Amid these challenges, progress was made in several areas during the reporting period, including on customs reform, creating a business-friendly environment, and restructuring the electricity sector. The merger of the three customs administrations into one state-level Customs Administration – which will also become the agency responsible for the introduction and implementation of VAT – created the makings of a single indirect taxation system in BiH. In addition to ensuring the establishment of a State-level Indirect Tax Authority (ITA), OHR also oversaw an agreement on an internal debt plan, which removes a major obstacle to investment and job creation in the country. 


The OHR successfully assisted the State Veterinary Institute to become operational and capable of fulfilling its international requirements, which is expected to go a long way towards generating greater confidence in local in international investors. Progress was also made toward finalising the legal framework in the utilities sector. The Law on Civil Aviation was adopted by the Parliament in December and is expected to come into force soon. The OHR also ensured proper execution of the annual budget drafting process and drafting of the State and Entity Budgets for fiscal year 2004.


The release of the audits of the three public telecommunication companies revealed alarming patterns of mismanagement and incompetence, which have cost consumers and taxpayers huge amounts of money.  With the OHR’s support, several pieces of legislation were drafted – including Laws on Public Enterprises, Investment of Public Funds, and on Public Procurement – which are expected to institutionalise management oversight and modern accounting standards in BiH.


In its ongoing effort to create more jobs in the country, the OHR began its second portion of the two-staged Bulldozer Initiative. Launched in November 2002, this program is designed to help BiH businesses tear down roadblocks and cut through as much red tape as possible to free up the economy for growth and job creation. During the reporting period, the Bulldozer Committee identified a second instalment of 50 economic roadblocks and discussed with local businessmen and associations legal solutions to these impediments. Adoption of the new reforms is expected during the first quarter of 2004.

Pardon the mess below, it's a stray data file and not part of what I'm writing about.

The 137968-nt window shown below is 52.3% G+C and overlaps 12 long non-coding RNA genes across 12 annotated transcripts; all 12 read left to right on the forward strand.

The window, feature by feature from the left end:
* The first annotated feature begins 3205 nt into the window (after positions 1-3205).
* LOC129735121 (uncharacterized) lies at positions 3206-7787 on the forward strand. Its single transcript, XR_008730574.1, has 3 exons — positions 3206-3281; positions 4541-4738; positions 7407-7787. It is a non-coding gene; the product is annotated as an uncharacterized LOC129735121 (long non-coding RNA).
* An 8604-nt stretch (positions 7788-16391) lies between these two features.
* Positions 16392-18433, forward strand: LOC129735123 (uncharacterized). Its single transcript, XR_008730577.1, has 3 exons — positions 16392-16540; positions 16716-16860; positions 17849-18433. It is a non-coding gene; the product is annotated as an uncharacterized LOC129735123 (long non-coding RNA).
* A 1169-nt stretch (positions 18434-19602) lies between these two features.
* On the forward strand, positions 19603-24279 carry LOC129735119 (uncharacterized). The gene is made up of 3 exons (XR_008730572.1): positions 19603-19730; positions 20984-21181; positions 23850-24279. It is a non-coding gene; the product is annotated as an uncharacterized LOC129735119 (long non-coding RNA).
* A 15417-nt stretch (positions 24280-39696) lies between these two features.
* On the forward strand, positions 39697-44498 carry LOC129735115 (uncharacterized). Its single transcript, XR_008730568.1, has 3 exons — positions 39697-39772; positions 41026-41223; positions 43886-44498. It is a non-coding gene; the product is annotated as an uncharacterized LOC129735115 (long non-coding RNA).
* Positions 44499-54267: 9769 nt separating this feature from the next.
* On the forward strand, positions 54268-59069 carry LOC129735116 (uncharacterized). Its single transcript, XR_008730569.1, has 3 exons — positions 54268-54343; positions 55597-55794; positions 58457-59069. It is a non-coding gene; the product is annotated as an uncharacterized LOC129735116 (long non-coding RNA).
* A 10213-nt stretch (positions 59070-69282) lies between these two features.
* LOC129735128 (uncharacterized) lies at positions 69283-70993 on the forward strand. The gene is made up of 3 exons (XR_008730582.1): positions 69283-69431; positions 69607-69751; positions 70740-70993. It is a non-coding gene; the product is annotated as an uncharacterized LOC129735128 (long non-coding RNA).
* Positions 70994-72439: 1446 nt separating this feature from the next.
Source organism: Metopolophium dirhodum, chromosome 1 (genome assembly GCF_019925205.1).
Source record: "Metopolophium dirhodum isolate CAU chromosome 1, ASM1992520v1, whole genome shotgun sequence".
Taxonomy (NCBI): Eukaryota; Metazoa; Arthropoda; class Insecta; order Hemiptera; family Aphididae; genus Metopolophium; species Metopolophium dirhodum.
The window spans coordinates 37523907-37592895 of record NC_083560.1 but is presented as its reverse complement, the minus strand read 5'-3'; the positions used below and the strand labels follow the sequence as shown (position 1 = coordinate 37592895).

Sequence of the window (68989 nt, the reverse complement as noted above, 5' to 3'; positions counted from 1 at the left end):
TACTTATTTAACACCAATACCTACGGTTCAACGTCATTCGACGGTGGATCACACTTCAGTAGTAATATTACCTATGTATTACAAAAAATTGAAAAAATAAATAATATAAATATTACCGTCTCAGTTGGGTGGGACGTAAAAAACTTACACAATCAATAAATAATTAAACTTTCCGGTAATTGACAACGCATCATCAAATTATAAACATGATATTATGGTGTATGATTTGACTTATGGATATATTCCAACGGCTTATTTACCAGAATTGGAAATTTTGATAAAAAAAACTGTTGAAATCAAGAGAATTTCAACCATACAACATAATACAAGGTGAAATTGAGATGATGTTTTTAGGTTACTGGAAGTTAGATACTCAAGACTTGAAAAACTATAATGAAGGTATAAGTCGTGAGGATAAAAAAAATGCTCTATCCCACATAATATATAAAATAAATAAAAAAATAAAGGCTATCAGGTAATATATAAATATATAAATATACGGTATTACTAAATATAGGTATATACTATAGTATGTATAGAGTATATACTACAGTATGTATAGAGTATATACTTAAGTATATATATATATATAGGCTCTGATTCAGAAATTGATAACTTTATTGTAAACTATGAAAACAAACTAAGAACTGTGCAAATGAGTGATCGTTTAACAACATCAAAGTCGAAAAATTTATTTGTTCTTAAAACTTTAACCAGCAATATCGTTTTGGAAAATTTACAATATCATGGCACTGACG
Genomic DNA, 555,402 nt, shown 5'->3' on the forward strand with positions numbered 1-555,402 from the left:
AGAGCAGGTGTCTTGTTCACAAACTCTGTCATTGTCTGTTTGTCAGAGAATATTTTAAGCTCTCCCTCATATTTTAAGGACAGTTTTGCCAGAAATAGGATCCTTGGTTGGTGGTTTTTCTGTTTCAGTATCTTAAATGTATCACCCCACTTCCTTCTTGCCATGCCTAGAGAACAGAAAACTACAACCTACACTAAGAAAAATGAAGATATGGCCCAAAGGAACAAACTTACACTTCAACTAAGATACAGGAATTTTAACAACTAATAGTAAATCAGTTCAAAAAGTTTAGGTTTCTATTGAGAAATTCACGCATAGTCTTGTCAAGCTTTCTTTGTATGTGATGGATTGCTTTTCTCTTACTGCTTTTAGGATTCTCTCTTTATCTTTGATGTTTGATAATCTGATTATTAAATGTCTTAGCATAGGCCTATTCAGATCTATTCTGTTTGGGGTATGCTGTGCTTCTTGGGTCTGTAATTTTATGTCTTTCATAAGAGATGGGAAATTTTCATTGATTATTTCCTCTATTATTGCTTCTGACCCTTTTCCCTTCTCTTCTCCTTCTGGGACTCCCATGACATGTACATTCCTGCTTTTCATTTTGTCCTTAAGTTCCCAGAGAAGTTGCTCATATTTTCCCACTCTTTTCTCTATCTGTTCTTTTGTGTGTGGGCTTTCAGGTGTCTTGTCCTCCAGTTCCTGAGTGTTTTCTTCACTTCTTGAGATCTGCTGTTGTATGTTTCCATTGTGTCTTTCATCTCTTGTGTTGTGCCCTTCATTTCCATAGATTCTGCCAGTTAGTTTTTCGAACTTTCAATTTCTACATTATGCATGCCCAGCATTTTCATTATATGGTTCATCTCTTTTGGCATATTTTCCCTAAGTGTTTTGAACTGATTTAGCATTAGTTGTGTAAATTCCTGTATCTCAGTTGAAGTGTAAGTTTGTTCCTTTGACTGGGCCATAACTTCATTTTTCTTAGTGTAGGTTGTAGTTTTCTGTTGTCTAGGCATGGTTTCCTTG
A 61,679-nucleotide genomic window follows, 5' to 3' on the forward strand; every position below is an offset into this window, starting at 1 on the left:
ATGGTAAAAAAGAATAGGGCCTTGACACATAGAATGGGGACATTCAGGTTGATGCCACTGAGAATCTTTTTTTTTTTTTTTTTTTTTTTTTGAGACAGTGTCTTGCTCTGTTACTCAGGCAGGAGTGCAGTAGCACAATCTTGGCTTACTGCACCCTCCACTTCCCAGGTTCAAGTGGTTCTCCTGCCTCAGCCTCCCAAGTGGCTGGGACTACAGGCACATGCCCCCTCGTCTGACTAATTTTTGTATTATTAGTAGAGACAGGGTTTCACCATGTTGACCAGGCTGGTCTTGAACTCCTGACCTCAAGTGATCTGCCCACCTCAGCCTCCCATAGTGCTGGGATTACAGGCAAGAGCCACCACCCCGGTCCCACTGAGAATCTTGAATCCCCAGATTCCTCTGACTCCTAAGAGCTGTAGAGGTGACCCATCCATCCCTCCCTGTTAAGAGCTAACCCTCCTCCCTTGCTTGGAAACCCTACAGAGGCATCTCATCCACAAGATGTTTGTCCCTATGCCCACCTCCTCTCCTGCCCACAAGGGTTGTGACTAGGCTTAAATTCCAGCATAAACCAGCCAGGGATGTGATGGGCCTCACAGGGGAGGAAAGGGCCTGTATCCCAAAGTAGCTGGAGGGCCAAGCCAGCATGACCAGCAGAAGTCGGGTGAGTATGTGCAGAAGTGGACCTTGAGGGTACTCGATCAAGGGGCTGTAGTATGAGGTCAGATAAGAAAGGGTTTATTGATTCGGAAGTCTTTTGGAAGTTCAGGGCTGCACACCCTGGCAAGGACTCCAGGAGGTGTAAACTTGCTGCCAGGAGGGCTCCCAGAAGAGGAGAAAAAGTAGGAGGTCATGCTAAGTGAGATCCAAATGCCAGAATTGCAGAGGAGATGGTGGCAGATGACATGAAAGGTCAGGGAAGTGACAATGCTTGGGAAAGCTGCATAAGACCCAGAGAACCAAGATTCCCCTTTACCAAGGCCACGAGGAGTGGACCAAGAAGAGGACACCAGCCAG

The OHR also continued to drive efforts to transfer the competency for privatisation of strategic enterprises from the Canton Privatisation Agencies to the FBiH Privatisation Agency, and to establish a single information point for privatisation opportunities. Of 15 enterprises scheduled for sale by tender by the end of 2003, 14 were published. The highest-profile privatisation example involved the sale of the Holiday Inn Hotel in Sarajevo .


Strengthening the capacity of BiH’s governing institutions, especially at the State-level


In September, the Public Administration Reform (PAR) process was further strengthened by the appointment of a National Co-ordinator at the BiH Ministry of Justice responsible for managing and overseeing the development of a more efficient and affordable public administration, an essential prerequisite for European integration.


Throughout the reporting period the OHR continued, in close consultation with UNDP, to supervise the last phase of the establishment of the Federation Civil Service Agency, including the staffing of the agency plus the full implementation of the Civil Service legislation at the entity, cantonal and municipal levels. Apart from UNDP the agency will need additional funding and strong independent leadership to become an efficient and effective instrument for recruiting public officials on the basis of merit.


Establishing State-level civilian command and control over armed forces, reform the security sector, and pave the way for integration into the Euro-Atlantic framework


The Defence Reform Commission (DRC) presented its report on 25 September, including a proposed BiH Law on Defence – which establishes a State level joint command and control of the Armed Forces of BiH – and requirements for a new State Minister of Defence. All participating parties on the Commission recognised that this was only a first step towards total integration of BiH’s armed forces, which would be required before any full membership of NATO.  By the end of November, the BiH Law on Defence and amendments to the Entity constitutions were enacted by the BiH Parliamentary Assembly and by the legislatures of the FBiH and the RS. At its 4 December meeting, the North Atlantic Council noted that passage of the BiH Defence Law proved BiH a credible PfP candidate and urged BiH “to envisage the Istanbul Summit (in June 2004) as a realistic target by which it could meet the outstanding conditions” set forth by NATO.


In the discussions surrounding the adoption of the Law on Defence, the DRC also drew special attention to the need for the Armed Forces in BiH to be affordable, proposing the downsizing of many elements in the defence establishment. It also suggested that BiH look beyond PfP and make an explicit commitement to achieving membership of NATO in the future. These recommendations provide a basis for additional reforms required to fullfill this aspiration.


During the reporting period, a Joint Defence and Steering Committee of the BiH Parliamentary Assembly was put into operation, manifesting the principle of parliamentary oversight. The Presidency was urged to move ahead quickly to appoint the key State level positions such as the Minister of Defence and Deputies. Preparations for the transition of the Standing Committee on Military Matters Secretariat into a Ministry of Defence were launched.